… and finally, the small matter of the result. The winner is Labor. Not a famous victory by any stretch of the imagination, but under the circumstances they’ll be happy with the four points. For my part, I have my doubts about members of parliament going against the obvious preference of their constituents in so fundamental a matter as government formation, barring the proverbial extraordinary and reprehensible standards. I’m not entirely sure that a bit of creative accounting from the Coalition clears the bar on this count. That said, I have no doubt none that conservatives tempted to echo these sentiments will find themselves constrained by their philosophy’s most eloquent champion, Edmund Burke, who famously told his constituents: Your representative owes you, not his industry only, but his judgment; and he betrays, instead of serving you, if he sacrifices it to your opinion. (Burke’s speech has been given a fair run around the place in recent times, including by apparently learned people who would do well to read it through to the end.)
Besides, my difference of opinion with Windsor and Oakeshott is purely a matter of degree there were respectable arguments that could have been mounted whichever way they jumped. Ultimately they deserve our gratitude for the patient and considered fashion with which they have navigated through their delicate position. Most particularly, they should be heartily congratulated for ignoring a fortnight’s worth of quacking and bleating from a section of the media that does not at heart believe in consensus, checks and balances or even particularly in democracy. Whatever uncertainties might lie ahead, one thing is sure: these voices will spend the coming months and/or years peddling distortions and hyperbole to create a sense of crisis about a situation which in reality has every chance of serving Australia well. Long may the independents continue to turn a deaf ear.
The latest weekly Essential Research poll has Labor opening a 51-49 lead after 50-50 results over the previous two weeks, including the weekend of the election. Labor is up a point on the primary vote to 39 per cent and the Coalition down one to 43 per cent, with the Greens steady on 11 per cent. The survey also finds a majority supporting a fresh election, 52 per cent to 33 per cent, with 42 per cent thinking minority government will deliver worse government against 30 per cent better, and 70 per cent thinking an election within the year likely against 16 per cent unlikely. This is contrary to the weekend’s JWS/Telereach poll which had only 26 per cent plumping for a new election against 37 per cent for a Labor and 31 a Coalition minority government possibly this indicates you get different responses when a respondent can choose a minority government of their favoured party over a new election. The Newspoll targeting the three rural independents’ electorates shortly after the election found opinion evenly divided on the subject of a new election, which is perhaps less appealing to those whose local members are presently holding the balance of power.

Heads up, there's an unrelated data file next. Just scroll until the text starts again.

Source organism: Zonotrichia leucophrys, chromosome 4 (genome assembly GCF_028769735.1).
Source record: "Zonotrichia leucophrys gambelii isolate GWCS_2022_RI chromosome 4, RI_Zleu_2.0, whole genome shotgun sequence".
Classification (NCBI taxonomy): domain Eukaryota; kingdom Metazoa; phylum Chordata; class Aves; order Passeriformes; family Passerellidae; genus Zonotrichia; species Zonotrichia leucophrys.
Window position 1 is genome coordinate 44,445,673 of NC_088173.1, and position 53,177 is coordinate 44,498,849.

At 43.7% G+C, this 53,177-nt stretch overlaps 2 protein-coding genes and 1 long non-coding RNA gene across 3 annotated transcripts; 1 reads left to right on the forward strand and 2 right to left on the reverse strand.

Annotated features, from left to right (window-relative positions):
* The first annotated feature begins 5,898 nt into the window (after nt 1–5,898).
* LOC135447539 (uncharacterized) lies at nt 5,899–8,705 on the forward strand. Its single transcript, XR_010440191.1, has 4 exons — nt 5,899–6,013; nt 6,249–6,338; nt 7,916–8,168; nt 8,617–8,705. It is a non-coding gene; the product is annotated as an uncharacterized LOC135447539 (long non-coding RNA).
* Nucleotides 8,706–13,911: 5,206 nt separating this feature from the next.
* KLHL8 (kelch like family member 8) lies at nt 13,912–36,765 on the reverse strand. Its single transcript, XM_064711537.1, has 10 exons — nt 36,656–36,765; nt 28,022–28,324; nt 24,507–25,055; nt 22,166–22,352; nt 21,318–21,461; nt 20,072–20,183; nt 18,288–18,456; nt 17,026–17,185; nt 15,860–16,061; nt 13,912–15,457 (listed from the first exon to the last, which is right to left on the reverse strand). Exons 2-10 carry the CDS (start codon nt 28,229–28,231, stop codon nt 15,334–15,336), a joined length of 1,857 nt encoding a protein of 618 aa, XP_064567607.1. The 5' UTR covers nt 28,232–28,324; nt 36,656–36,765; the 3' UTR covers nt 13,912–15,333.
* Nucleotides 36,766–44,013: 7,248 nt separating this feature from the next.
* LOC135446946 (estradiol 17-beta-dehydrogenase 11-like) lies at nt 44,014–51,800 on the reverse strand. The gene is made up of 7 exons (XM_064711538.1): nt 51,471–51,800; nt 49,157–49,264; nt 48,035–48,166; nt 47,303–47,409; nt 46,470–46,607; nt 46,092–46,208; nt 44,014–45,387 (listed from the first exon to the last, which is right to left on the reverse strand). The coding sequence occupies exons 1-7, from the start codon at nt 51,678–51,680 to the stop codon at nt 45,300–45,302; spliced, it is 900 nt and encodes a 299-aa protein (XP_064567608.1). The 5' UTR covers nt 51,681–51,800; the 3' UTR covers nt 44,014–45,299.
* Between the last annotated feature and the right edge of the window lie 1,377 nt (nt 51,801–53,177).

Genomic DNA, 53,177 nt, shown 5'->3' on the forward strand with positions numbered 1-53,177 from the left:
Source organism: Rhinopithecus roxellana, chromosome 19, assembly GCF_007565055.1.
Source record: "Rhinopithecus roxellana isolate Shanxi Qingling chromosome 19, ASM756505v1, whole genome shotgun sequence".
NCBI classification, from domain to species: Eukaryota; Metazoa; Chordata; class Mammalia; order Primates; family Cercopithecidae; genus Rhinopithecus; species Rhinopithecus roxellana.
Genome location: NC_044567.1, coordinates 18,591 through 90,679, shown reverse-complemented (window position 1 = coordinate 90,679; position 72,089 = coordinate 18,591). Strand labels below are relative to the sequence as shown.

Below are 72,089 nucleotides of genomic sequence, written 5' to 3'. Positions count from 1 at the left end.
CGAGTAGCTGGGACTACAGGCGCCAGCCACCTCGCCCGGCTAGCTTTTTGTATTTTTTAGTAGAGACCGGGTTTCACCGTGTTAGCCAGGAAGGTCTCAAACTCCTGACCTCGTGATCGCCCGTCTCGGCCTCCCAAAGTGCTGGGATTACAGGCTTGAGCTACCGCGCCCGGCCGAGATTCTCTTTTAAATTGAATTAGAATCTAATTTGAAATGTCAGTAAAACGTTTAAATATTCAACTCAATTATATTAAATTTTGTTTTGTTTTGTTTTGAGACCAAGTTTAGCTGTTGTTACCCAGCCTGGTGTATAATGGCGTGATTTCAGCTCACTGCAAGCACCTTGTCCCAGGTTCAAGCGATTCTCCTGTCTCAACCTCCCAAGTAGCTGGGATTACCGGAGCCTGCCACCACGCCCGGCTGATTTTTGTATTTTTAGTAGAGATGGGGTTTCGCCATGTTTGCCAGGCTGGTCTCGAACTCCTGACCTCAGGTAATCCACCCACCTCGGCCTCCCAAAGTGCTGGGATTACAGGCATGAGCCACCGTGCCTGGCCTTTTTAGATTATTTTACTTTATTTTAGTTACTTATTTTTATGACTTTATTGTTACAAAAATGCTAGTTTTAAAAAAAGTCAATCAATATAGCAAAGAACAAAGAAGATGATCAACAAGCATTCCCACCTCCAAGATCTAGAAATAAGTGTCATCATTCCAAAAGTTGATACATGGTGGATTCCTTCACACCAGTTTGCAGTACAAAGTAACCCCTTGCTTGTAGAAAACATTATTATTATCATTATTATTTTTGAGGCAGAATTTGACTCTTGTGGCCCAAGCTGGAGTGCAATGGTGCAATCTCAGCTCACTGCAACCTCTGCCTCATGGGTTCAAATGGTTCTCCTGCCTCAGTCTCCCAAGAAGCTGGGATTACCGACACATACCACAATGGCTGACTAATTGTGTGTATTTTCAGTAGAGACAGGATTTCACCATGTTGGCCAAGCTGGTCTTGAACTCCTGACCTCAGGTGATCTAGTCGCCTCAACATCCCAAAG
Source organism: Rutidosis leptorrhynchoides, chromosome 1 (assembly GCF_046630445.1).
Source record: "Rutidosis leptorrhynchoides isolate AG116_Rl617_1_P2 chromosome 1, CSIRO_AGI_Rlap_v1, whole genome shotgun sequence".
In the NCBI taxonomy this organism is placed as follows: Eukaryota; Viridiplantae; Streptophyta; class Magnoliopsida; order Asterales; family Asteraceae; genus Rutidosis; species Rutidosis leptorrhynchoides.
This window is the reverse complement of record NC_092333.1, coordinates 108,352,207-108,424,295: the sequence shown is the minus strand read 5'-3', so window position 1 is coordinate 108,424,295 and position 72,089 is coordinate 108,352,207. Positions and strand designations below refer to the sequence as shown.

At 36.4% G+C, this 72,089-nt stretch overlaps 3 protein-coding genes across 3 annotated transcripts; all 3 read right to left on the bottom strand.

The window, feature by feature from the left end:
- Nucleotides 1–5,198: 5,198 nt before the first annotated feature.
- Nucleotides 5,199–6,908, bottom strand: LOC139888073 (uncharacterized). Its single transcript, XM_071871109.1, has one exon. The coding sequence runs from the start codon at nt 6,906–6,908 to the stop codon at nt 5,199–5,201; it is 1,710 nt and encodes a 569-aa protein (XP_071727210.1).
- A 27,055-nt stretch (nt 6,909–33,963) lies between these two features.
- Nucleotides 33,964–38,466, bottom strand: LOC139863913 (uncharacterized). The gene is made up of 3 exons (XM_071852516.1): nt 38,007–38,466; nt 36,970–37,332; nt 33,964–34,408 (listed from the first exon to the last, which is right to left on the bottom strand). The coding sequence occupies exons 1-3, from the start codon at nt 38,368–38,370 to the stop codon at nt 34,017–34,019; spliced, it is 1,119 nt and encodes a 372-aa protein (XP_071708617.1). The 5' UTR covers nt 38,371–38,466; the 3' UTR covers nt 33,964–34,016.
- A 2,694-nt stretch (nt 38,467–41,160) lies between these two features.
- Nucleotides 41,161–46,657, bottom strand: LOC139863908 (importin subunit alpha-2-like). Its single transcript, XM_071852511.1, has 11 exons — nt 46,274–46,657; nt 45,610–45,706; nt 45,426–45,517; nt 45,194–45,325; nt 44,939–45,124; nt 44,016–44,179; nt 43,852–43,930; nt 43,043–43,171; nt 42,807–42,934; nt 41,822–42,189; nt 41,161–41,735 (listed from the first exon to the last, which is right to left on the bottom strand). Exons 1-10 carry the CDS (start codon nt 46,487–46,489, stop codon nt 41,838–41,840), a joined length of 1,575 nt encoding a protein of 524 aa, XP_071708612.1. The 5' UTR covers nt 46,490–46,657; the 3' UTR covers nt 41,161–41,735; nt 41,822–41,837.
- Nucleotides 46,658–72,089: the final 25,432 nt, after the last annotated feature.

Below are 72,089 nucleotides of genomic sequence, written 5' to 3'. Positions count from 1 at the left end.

The Australian has published a Newspoll survey of 1134 respondents which finds 47 per cent of respondents want the rural independents to back Labor, compared with 39 per cent for the Coalition. There is, predictably enough, almost unanimous partisan support among voters for the party they supported which can only mean primary vote support for the Coalition has taken a solid hit since the election, at which they polled 43.7 per cent. Hopefully more to follow.
UPDATE: We also have another JWS/Telereach robopoll courtesy of the Fairfax broadsheets, this time of 4192 respondents, which has 37 per cent for Labor, 31 per cent for the Coalition and 26 per cent for a new election. However, on voting intention the Coalition leads 44.9 per cent to 35.4 per cent on the primary vote and 50.4-49.6 on two-party preferred, suggesting most of those in favour of a new election are Coalition supporters.
UPDATE 2: Full JWS-Telereach release here, courtesy GhostWhoVotes. I gather the poll targeted 55 seats with post-election margins of less than 6 per cent, and the vote results above extrapolate the swings on to the national results. On Coalition costings, 40 per cent of respondents professed themselves very concerned and 19 per cent somewhat concerned, with only 35 per cent showing little or no concern. People are more concerned about the Greens balance of power in the Senate (49 per cent say bad for Australia against 39 per cent good) than the value of the Labor-Greens alliance (opinion evenly divided). Julia Gillard only just shades Tony Abbott as preferred prime minister, 43 per cent to 41 per cent, and respondents are evenly divided on which party would prove more stable and competent.